of cultural studies than Dawkins, and I loved his talk of "the low-grade intellectual poodling of pseudo-philosophical poseurs." But this rhetoric is no substitute for hard analysis. Postmodernists claim that science, no less than religion and literature and philosophy, is infiltrated with culture. How does Dawkins respond to this charge, given the undoubted significance in science of metaphors that are based on the culture of the day? One would have thought that the author of The Selfish Gene would be sensitive to questions like these.

...I agree fully with Dawkins when he writes that Modern physics teaches us that there is more to truth than meets the eye; or than meets the all too limited human mind, evolved as it was to cope with medium-sized objects moving at medium speeds through medium distances in Africa.

But how then does Dawkins respond to the obvious retort of the religious, who have always stressed mystery? Some of the fundamental problems of philosophy are no closer to being solved today than they were at the time of the Greeks: Why is there something rather than nothing? Why is this something not something else? What is mind, and are we unique? Perhaps one agrees that traditional religions-Christianity specifically-do not offer the full answers. But what is to stop a nonbeliever like myself from saying that the Christians are asking important questions and that they are right to have a little humility before the unknown? As Saint Paul said: "Now we see through a glass, darkly." That apparently includes Richard Dawkins.

[Michael Ruse is Lucyle T. Werkmeister Professor of Philosophy at Florida State University in Tallahassee. He is the author most recently of Darwin and Design: Does Evolution Have a Purpose?]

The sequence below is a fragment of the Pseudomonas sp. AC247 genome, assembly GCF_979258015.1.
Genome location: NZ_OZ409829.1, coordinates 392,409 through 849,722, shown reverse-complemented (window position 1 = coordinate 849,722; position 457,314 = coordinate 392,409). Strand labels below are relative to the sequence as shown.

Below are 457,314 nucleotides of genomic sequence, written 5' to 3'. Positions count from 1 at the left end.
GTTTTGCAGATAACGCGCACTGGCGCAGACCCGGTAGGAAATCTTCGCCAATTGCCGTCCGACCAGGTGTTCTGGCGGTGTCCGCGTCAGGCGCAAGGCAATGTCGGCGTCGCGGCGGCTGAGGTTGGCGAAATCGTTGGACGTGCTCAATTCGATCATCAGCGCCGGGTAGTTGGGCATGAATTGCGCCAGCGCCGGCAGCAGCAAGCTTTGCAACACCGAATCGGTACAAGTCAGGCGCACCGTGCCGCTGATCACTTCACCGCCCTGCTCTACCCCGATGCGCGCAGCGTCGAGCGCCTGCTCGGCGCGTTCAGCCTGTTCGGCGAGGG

Steve notes:
Ruse raises an interesting point (that I am surprised that USA creationist/IDists have not launched their own Constitutional challenge about) that "If Darwinism is a major contributor to nonbelief, then should Darwinism be taught in publicly funded U.S. schools? ... if the separation of Church and State keeps belief out of the schools, then it should likewise keep nonbelief out of the schools"...

Surprisingly, Ruse defends Christianity against Dawkins' shallow 'village atheism'", which is really just what Dawkins himself calls "the Argument from Personal Incredulity":

"... in a recent book called The Probability of God by the Bishop of Birmingham, Hugh Montefiore ... He makes heavy use of what may be called the Argument from Personal Incredulity. ... The Argument from Personal Incredulity is an extremely weak argument, as Darwin himself noted. In some cases it is based upon simple ignorance. ... The Bishop quotes, with approval, G. Bennett on spider webs: `It is impossible for one who has watched the work for many hours to have any doubt that neither the present spiders of this species nor their ancestors were ever the architects of the web or that it could conceivably have been produced step by step through random variation; it would be as absurd to suppose that the intricate and exact proportions of the Parthenon were produced by piling together bits of marble.' It is not impossible at all. That is exactly what I firmly believe, and I have some experience of spiders and their webs." (Dawkins R., "The Blind Watchmaker," [1986], Penguin: London, 1991, reprint, pp.37-39)

Note Dawkins' version of the opposite of "the Argument from Personal Incredulity", namely the Argument from Personal *Credulity*': "It is not impossible at all. That is exactly what I firmly believe ..."!

...Ruse highlights what should be (and maybe privately is) a *huge* worry for atheists (especially the virulently anti-Christian ones like Dawkins) in that the world is actually turning out to be just like the Bible says in Ecclesiastes 3:11: "He has also set eternity in the hearts of men; yet they cannot fathom what God has done from beginning to end".

What if God has deliberately set the world up so that atheists like Dawkins are not *forced* to believe in Him? The Bible makes it plain in a number of places that "God opposes the proud but gives grace to the humble." (1Pet 5:5 & Jas 4:6 = Pr 3:34). Pascal long ago observed that this is how it looks that God has made the world in relation to man's level of understanding:

"There is sufficient clearness to enlighten the elect, and sufficient obscurity to humble them. There is sufficient obscurity to blind the reprobate, and sufficient clearness to condemn them and make them inexcusable." (Blaise Pascal "Pensees," 578, 1660)

Stephen E. Jones

11:49:00 am